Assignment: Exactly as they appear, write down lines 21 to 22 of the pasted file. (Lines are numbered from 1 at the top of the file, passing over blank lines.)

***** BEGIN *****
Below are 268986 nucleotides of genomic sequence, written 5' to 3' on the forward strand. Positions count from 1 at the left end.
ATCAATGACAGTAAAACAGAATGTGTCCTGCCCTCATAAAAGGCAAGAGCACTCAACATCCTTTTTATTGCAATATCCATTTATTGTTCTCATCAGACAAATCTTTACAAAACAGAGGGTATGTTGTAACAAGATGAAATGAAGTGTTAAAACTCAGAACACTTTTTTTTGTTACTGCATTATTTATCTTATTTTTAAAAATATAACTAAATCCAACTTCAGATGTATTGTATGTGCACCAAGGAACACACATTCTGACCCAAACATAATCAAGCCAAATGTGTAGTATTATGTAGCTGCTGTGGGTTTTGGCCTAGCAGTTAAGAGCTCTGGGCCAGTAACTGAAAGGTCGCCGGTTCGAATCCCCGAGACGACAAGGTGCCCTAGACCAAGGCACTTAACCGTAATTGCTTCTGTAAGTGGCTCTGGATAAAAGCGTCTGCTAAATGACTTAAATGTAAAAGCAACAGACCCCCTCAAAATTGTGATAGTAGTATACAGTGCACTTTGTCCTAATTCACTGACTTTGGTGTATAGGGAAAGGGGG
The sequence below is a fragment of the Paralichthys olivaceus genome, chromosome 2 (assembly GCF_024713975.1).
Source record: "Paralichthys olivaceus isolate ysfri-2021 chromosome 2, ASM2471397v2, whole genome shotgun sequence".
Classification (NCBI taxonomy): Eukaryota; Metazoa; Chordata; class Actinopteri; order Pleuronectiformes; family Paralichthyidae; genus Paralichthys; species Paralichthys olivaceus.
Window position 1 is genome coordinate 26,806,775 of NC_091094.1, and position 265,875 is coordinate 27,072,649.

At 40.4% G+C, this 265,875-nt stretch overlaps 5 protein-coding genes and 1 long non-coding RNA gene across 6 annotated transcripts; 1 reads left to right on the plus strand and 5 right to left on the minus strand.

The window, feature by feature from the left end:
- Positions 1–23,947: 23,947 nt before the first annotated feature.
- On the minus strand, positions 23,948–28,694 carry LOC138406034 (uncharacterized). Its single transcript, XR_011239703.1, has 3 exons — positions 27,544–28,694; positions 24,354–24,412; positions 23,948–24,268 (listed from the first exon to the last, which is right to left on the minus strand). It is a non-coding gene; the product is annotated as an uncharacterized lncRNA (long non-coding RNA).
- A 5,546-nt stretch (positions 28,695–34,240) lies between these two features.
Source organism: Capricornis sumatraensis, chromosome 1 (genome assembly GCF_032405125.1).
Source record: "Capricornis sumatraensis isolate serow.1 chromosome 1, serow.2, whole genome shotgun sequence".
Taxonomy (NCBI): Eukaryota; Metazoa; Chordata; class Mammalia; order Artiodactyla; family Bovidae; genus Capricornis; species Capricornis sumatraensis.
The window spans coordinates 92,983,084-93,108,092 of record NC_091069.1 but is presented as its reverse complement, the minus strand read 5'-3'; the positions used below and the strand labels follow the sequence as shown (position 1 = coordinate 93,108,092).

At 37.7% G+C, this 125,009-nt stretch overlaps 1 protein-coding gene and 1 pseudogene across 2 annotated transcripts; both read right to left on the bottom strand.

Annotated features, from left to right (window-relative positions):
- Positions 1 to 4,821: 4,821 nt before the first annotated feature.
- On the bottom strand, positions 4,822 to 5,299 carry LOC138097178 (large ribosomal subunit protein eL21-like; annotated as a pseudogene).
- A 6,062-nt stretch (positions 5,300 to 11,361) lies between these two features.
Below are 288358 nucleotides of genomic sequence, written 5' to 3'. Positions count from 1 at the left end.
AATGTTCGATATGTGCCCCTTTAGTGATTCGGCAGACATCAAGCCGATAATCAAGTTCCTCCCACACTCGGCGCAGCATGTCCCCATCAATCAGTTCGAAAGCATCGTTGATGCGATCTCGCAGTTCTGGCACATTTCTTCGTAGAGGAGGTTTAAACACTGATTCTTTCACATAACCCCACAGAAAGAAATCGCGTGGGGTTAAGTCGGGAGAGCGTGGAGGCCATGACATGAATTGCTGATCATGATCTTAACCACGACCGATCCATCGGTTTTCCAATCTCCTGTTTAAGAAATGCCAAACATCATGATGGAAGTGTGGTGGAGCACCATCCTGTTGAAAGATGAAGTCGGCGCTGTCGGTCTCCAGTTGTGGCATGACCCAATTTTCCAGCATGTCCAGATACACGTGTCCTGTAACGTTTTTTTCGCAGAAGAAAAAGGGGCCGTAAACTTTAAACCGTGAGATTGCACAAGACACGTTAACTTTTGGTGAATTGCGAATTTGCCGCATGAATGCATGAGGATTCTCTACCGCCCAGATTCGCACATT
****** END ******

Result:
Below are 288358 nucleotides of genomic sequence, written 5' to 3'. Positions count from 1 at the left end.
AATGTTCGATATGTGCCCCTTTAGTGATTCGGCAGACATCAAGCCGATAATCAAGTTCCTCCCACACTCGGCGCAGCATGTCCCCATCAATCAGTTCGAAAGCATCGTTGATGCGATCTCGCAGTTCTGGCACATTTCTTCGTAGAGGAGGTTTAAACACTGATTCTTTCACATAACCCCACAGAAAGAAATCGCGTGGGGTTAAGTCGGGAGAGCGTGGAGGCCATGACATGAATTGCTGATCATGATCTTAACCACGACCGATCCATCGGTTTTCCAATCTCCTGTTTAAGAAATGCCAAACATCATGATGGAAGTGTGGTGGAGCACCATCCTGTTGAAAGATGAAGTCGGCGCTGTCGGTCTCCAGTTGTGGCATGACCCAATTTTCCAGCATGTCCAGATACACGTGTCCTGTAACGTTTTTTTCGCAGAAGAAAAAGGGGCCGTAAACTTTAAACCGTGAGATTGCACAAGACACGTTAACTTTTGGTGAATTGCGAATTTGCCGCATGAATGCATGAGGATTCTCTACCGCCCAGATTCGCACATT